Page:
International perspectives on school and education

Teacher students from the Netherlands and international students from  Kenya and Zanzibar visited schools in Halden and Østfold University College last week, to learn how the Norwegian education system works. 

The picture shows pieces of paper lying on the floor.

"Who shot the king?" Critical thinking and argumentation as problem solving. Photo: Gunhild Brænne Bjørnstad

Annual international week

Faculty of Teacher Education and Languages at Østfold University College, has since 2001 hosted groups of teacher students who come to experience Norwegian school and education system. Around 25 students and 2 teachers annually visit local schools in Halden. The aim of the visit is to explore how the Norwegian education system works, what similarities and differences exist between the countries, how schools solve challenges in the classroom, and reflect on what the students themselves can bring back to their country and use in future professional life.

This year's participants come from the Marnix Academy in Utrecht, the Netherlands. In previous years several institutions have participated in the international week, including students from the Educational College Krems in Austria, Budapest University in Hungary, from Rethymnon University, Crete, and Bradford University in England.

From one Dutchman to another

The picture shows a group of students sitting on a floor and Ronald Nolet walking across the floor.
Associate professor Ronald Nolet (HiØ) in action while teaching students from Marnix Academy and international student at Faculty of Teacher Education and Languages. Photo: Gunhild Brænne Bjørnstad

This year's Dutch students are surprised by the trust and freedom that characterises the Norwegian school. - There are no fences around the schoolyard, exclaims one of the students. The reflection spins further with pupils learning to take responsibility for themselves and each other. - Such perspectives are important as the students need to be able to influence and develop both their own practice and the school as an institution in the future, says Ronald Nolet, the initiator of the visit and Associate professor in Social Sciences at Østfold University College. Nolet is himself a Dutchman and has lived in Norway for over 40 years, so his introduction to Norwegian society puts the spotlight on what we Norwegians often take for granted.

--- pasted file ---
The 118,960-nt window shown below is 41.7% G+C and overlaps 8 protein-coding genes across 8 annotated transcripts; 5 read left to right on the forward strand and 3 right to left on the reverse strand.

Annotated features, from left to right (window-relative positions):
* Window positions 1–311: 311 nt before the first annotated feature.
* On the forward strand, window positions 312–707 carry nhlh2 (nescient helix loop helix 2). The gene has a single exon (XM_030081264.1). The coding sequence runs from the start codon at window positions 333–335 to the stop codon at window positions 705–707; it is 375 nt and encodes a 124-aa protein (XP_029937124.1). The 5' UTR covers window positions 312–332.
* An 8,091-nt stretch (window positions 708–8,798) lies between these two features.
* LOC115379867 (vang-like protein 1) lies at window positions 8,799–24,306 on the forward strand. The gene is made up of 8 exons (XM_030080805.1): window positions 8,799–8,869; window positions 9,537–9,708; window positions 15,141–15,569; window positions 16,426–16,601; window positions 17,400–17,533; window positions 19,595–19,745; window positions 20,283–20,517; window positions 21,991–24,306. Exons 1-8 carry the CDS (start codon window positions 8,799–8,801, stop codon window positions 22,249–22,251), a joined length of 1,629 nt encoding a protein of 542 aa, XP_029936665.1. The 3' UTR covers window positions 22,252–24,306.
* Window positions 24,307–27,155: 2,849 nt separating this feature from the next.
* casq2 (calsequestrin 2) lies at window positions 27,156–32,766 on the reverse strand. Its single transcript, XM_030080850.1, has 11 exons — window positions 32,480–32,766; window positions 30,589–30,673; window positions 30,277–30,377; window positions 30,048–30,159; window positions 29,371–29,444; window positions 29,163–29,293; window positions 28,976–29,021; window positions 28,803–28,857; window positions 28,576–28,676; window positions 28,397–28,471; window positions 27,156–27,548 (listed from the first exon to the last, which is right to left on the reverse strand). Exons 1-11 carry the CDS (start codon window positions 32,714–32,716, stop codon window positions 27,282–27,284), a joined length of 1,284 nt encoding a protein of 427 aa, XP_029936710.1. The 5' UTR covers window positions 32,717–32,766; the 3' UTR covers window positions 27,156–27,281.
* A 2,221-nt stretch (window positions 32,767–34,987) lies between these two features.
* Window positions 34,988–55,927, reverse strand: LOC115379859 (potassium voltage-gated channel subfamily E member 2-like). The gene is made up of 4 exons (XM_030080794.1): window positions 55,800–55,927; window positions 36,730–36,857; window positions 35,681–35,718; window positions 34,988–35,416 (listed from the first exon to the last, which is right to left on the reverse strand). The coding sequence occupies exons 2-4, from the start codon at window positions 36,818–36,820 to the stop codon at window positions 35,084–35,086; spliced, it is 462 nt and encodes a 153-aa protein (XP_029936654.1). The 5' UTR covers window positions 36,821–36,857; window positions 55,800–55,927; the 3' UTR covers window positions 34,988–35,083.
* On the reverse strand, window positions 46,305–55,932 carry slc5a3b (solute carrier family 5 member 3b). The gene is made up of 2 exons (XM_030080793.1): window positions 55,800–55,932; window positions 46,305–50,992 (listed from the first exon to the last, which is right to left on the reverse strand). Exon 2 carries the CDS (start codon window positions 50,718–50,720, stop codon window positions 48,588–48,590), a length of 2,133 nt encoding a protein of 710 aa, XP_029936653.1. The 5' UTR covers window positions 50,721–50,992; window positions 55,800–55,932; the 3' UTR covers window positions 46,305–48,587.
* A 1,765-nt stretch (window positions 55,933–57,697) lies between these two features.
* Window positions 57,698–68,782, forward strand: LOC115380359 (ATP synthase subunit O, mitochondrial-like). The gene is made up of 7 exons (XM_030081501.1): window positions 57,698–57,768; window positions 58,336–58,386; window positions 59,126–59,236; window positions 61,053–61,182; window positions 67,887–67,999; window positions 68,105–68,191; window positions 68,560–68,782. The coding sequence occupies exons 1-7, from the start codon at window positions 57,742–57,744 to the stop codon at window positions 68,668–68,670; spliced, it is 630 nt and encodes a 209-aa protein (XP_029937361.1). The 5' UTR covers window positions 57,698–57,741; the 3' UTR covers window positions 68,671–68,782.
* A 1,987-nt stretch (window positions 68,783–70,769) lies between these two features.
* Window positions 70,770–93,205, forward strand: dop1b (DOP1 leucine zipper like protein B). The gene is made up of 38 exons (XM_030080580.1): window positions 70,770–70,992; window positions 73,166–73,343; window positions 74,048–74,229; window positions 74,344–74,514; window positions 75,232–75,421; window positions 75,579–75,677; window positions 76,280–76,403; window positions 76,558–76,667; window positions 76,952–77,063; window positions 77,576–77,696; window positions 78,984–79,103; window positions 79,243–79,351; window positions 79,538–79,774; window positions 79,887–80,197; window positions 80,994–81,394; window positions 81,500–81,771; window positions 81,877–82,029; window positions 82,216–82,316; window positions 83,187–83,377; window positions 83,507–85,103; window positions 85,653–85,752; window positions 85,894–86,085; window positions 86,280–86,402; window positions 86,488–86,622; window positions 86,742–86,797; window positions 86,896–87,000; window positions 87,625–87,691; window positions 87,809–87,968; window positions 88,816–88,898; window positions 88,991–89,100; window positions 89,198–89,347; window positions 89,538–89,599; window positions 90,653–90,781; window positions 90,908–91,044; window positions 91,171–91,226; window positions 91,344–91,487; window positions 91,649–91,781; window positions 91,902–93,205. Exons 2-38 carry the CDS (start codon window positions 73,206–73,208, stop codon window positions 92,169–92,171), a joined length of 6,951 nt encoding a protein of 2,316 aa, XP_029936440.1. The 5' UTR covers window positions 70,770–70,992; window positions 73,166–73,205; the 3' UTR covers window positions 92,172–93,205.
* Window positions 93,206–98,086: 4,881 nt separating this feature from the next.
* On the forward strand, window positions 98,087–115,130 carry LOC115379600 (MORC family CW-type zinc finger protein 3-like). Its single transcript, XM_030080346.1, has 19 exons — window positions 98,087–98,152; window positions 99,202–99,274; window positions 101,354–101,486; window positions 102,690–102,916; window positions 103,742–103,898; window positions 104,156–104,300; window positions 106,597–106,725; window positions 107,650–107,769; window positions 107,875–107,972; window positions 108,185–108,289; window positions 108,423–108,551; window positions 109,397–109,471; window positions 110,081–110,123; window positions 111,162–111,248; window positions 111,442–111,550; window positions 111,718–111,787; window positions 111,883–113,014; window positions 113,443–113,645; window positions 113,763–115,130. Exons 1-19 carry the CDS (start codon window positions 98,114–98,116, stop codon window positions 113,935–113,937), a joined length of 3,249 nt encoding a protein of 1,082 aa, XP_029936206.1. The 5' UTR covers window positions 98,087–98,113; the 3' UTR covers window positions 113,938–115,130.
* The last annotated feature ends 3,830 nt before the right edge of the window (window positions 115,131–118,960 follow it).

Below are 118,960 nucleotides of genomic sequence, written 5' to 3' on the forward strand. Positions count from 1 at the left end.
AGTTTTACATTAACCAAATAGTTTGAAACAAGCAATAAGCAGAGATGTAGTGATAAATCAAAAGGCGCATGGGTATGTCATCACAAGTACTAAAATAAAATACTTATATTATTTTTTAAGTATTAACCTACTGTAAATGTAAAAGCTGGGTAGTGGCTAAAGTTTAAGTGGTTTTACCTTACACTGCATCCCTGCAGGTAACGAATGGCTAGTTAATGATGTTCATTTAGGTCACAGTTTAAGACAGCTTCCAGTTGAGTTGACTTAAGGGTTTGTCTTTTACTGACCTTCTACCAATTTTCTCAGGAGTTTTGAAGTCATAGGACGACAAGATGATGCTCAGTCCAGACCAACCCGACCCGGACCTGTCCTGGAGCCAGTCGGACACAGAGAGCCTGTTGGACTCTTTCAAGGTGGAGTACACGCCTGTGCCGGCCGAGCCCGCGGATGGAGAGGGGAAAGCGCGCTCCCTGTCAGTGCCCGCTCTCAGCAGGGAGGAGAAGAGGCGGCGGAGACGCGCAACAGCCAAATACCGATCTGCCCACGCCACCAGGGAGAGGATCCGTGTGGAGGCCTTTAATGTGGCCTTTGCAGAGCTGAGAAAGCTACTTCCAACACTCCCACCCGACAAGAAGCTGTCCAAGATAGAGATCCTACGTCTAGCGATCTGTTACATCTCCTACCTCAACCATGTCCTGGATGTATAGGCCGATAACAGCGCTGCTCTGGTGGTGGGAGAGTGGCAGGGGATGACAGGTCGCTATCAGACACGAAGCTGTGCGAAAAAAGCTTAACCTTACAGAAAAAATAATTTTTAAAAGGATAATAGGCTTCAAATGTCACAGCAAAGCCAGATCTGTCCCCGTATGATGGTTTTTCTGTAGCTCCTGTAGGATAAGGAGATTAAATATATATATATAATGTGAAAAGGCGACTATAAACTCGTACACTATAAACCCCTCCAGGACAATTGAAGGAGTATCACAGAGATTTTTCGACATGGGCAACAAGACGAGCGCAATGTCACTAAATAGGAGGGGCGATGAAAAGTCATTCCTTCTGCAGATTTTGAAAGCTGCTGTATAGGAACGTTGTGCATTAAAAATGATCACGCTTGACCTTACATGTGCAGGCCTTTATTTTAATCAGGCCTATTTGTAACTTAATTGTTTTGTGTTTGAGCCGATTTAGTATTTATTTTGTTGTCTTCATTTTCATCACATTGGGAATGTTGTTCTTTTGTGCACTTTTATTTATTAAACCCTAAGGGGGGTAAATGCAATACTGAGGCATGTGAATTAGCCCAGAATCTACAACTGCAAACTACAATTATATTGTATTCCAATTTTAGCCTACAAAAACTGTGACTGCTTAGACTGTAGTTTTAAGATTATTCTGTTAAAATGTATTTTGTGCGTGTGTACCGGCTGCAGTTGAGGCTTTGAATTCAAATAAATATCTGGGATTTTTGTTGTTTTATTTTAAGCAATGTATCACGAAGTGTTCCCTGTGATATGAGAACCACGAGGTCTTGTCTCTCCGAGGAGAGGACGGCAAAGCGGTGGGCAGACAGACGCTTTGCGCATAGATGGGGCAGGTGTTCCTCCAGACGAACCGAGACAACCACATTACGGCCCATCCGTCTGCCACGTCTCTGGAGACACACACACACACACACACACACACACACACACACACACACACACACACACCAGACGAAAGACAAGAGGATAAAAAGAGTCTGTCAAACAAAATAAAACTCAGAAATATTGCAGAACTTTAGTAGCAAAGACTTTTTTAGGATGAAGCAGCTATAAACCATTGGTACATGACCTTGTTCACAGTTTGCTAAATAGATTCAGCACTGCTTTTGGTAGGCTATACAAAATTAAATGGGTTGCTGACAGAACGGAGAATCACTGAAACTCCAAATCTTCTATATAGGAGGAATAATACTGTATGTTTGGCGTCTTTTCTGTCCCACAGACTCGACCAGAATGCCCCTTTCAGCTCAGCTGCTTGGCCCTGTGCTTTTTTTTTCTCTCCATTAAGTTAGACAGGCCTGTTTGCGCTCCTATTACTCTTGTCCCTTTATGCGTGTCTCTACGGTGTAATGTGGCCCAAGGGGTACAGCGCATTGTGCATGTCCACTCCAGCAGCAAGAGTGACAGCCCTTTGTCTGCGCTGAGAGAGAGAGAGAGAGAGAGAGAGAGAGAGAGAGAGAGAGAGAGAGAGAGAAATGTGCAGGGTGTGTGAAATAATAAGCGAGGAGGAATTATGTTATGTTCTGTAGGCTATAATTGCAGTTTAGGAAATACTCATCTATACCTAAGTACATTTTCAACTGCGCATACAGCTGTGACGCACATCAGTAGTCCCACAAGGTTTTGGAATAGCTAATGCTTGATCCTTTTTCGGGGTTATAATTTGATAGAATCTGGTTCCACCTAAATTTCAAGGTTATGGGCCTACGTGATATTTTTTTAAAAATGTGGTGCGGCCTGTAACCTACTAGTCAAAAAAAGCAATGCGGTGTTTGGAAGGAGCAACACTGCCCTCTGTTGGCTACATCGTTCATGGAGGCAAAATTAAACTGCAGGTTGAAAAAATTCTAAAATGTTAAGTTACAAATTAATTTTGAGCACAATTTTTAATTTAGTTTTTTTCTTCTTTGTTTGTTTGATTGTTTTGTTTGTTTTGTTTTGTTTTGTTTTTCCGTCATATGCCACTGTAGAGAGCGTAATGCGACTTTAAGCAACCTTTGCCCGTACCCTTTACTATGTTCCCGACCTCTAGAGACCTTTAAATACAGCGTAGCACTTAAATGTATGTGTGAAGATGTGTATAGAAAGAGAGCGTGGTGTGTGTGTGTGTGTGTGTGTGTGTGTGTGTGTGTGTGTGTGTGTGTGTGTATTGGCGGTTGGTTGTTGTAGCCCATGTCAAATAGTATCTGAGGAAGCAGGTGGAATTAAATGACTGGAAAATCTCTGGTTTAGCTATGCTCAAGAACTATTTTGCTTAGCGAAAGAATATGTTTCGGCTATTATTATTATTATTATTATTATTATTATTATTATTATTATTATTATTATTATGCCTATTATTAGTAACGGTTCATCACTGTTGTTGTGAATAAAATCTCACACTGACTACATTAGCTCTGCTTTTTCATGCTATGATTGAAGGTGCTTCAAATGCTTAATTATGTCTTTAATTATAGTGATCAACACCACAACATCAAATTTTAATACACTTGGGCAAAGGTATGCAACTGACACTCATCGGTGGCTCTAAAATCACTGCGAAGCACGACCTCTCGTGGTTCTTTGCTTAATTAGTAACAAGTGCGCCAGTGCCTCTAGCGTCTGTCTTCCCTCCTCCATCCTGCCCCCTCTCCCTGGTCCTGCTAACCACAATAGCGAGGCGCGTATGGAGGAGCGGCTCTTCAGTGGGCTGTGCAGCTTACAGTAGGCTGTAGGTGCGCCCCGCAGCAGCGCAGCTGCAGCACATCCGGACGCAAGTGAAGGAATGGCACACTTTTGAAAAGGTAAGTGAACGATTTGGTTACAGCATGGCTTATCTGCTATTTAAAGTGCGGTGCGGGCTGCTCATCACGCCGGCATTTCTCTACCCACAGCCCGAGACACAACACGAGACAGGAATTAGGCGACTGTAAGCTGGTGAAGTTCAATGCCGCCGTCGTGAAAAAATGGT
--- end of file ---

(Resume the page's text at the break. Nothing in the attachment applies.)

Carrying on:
Challenges and advantages

After visits to Kongeveien School, Os School and Låby School, observations from the classrooms also offered many reflections on differences between Norway and the Netherlands, including how the concept of «One school for all» and integration work in praxis. The students from Marnix Academy highlight how challenging it must be for a teacher to handle a classroom where the pupils have so many different needs. In the Netherlands, the use of separate schools for children with special needs is more common, but after the visits to schools in Halden the students recognise how such diverse classrooms become good examples of mini-communities that prepare pupils for life after school.

We have to work together to create a good everyday life for everyone

Another aspect of the Norwegian school being emphasised is that we do not have grades in primary school. Most of the students believe this is exclusively positive, as grades are often perceived as an incorrect valuation of you as a human being. - As a teacher in a school without grades, you can help highlight the pupils’ different competencies and give their self-image a positive boost, said Eva Kuijpers, one of the participating teachers from Marnix Academy. She and her colleague Elise Akkerman supervise the students while they are in Norway and contribute to increased reflection on the inequalities.

Sharing across continents

As part of the visit, the group from Marnix is invited to Østfold University College to share and reflect on their experiences in schools. They are introduced to methods and ways of working that they are not used to from before, including learning through exploratory, critical thinking, assessment exercises and image theatre.

The picture shows tre students sitting on a floor, working with som pieces of paper lying between then on the floor.
International students at Faculty of Teacher Education and Languages participate with comparative perspectives. Photo: Gunhild Brænne Bjørnstad

This year, the group was also visited by several of the international students at Faculty for Teacher Education and Languages, this year coming from Kenya, Zanzibar and Spain. - This enriches and strengthens the comparative and international perspectives we need in teacher educations around the world, says Gunhild Brænne Bjørnstad, Associate Professor of Drama/Theatre and International Coordinator at the Faculty. She also says that through the exploratory methodologies, good discussions are initiated where students become familiar with education systems across continents, and actively take a position on their own future profession.

Read more: 

Tags: International students, Education system, School, Norwegian Education system By Gunhild Brænne Bjørnstad
Published Apr. 4, 2022 11:24 AM - Last modified Apr. 4, 2022 11:24 AM